financial services at a turning point: what trends are shaping the future of the sector?

June 18, 2015

As an advisor to leading institutions in the banking, capital markets and insurance industries, Nol van Vliet, Global Director of Randstad’s Financial Services, discusses:

  • what trends are impacting the financial services sector;
  • why the sector should reinvent the way they engage customers;
  • why HR leaders should rethink the set of skills and competencies business needs to stay competitive;
  • and most importantly, how to put all of it into practice.

from your perspective, what’s the #1 trend that’s shaping the financial services sector?

Overall, the financial services sector is now ready to pick up pace in pursuit of growth. We’re seeing a lot of interesting things across all segments of the industry globally. But I think the rise of financial technology (FinTech) entrants who are eager to provide financial services is the #1 trend impacting the industry, and should be closely watched in the coming years. For example, social media giant Facebook is in the process of obtaining an e-money license so they can operate online banking and money-sending services worldwide. Last time I checked this social network passed 1.3bn monthly active users. I personally find it hard to imagine what’s not possible when you own such a vast trove of user data. Similar trends can also been seen in China, where internet companies like Tencent and Alibaba are racing to turn their sites into mobile payment platforms. These are just a few of the companies that are redefining what a financial services provider looks like.

should the financial services sector worry about this trend?

Due to high costs and stringent regulations, “outsiders” will find it incredibly difficult to make inroads into financial institutions’ turf, and I think tech enterprises like Google actually have little interest in doing this. Through offering financial services, FinTech companies’ strategy is to introduce themselves into the commercial lives of their users and capitalize on purchase behavior insight. In other words, they don’t need to be banks to win over customers from traditional financial institutions. Many bank executives I’ve spoken to say that their biggest competition in the coming years will be from the likes of Google, Facebook, and Amazon instead of other institutions.

how is the sector responding to the increasing competition from FinTech companies?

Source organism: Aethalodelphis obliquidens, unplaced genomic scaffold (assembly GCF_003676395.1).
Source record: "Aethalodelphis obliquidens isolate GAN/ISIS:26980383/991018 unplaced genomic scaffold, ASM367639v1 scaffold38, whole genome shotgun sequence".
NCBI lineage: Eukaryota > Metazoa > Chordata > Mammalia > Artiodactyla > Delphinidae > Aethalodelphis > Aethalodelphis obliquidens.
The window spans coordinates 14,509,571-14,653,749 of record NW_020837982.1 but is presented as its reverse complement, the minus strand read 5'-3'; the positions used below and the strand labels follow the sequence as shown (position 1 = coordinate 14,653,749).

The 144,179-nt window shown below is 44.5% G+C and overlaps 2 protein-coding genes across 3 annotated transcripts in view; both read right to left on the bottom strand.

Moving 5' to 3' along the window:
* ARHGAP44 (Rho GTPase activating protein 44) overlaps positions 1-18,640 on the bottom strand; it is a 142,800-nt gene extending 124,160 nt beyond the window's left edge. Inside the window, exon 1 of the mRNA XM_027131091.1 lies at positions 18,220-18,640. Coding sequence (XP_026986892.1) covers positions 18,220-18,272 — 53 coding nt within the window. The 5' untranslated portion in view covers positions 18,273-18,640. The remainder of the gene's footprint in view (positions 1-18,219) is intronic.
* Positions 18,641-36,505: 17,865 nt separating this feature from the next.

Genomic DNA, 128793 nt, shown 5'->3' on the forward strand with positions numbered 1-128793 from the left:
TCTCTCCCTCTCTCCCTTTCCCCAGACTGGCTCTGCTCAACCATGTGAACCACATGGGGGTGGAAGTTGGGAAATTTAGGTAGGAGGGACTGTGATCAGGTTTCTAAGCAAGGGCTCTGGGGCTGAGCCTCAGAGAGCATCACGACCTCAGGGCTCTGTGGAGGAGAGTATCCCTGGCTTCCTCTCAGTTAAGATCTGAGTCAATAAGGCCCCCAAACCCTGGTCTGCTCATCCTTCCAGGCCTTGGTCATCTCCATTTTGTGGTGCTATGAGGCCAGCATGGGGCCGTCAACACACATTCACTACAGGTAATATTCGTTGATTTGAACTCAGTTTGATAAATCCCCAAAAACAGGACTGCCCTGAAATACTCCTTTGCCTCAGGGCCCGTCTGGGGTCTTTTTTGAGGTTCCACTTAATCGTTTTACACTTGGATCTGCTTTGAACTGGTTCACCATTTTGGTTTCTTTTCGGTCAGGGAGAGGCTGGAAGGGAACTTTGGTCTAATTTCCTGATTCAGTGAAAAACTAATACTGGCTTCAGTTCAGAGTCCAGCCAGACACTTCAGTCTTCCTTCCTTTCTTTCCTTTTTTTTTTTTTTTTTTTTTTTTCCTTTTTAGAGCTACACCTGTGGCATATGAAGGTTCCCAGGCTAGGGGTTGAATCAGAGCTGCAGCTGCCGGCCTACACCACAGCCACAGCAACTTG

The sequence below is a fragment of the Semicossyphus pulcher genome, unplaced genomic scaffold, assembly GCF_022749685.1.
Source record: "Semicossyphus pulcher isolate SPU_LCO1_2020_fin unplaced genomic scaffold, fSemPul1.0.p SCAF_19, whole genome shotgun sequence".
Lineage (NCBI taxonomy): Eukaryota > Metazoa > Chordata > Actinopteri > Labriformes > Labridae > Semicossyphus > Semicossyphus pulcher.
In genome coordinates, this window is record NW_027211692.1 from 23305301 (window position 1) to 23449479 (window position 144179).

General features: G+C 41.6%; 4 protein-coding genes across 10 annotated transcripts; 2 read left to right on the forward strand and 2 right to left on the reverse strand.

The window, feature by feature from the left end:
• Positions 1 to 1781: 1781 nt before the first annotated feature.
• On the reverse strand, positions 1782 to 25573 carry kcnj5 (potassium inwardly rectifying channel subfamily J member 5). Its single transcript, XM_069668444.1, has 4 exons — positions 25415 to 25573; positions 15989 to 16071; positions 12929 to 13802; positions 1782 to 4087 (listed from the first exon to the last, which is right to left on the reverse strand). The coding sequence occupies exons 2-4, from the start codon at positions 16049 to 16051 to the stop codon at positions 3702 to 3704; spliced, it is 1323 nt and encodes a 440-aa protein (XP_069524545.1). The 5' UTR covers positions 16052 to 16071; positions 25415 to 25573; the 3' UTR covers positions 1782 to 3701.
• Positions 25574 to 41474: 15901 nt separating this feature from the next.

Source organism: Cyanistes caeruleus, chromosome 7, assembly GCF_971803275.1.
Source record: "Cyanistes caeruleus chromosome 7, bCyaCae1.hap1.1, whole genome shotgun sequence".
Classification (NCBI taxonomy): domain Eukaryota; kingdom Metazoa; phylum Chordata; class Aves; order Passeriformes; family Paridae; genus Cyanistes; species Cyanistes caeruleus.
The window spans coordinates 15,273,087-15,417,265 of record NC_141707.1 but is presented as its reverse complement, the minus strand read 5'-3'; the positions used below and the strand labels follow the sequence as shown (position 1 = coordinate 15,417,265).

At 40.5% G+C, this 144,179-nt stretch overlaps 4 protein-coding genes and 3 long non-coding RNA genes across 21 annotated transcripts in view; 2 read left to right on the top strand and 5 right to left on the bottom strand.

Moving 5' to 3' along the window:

Recognizing the changing face of today’s customers, some financial companies are embracing digital transformation – closing down branches, introducing mobile banking, and leveraging social media – in an effort to attract younger customers. However, that’s just the tip of the iceberg. A paradigm shift is underway to evolve financial institutions from “product-driven” to “customer-centric”. The bar keeps on rising. Seamless integration, ease of use, 24/7 accessibility, personalization, are just a few of the things customers expect from service providers nowadays. In short, traditional financial institutions need to develop a deeper, holistic understanding of their customers and improve their value propositions.

what implications does this trend have for talent acquisition?

In the past a lot of focus was placed on competencies that help companies manage assets, such as quantitative skills to handle number crunching and financial modeling. To drive exceptional customer experience, the financial services sector needs an injection of people with a strong customer-centric mindset. We’ve noted an increasing demand for candidates who are able to quickly develop a great sense of what customers are really thinking and experiencing, and anticipate their needs instead of bombard them with product offerings.

When it comes to customer-centric skills and competencies, industries like hospitality and retail whose business heavily relies on delivering exceptional customer experiences have a much higher concentration of service-minded profiles. To acquire the new set of skills and competencies the financial services sector needs, I suggest HR looks beyond the sector and taps into talented candidates from different industries and backgrounds.

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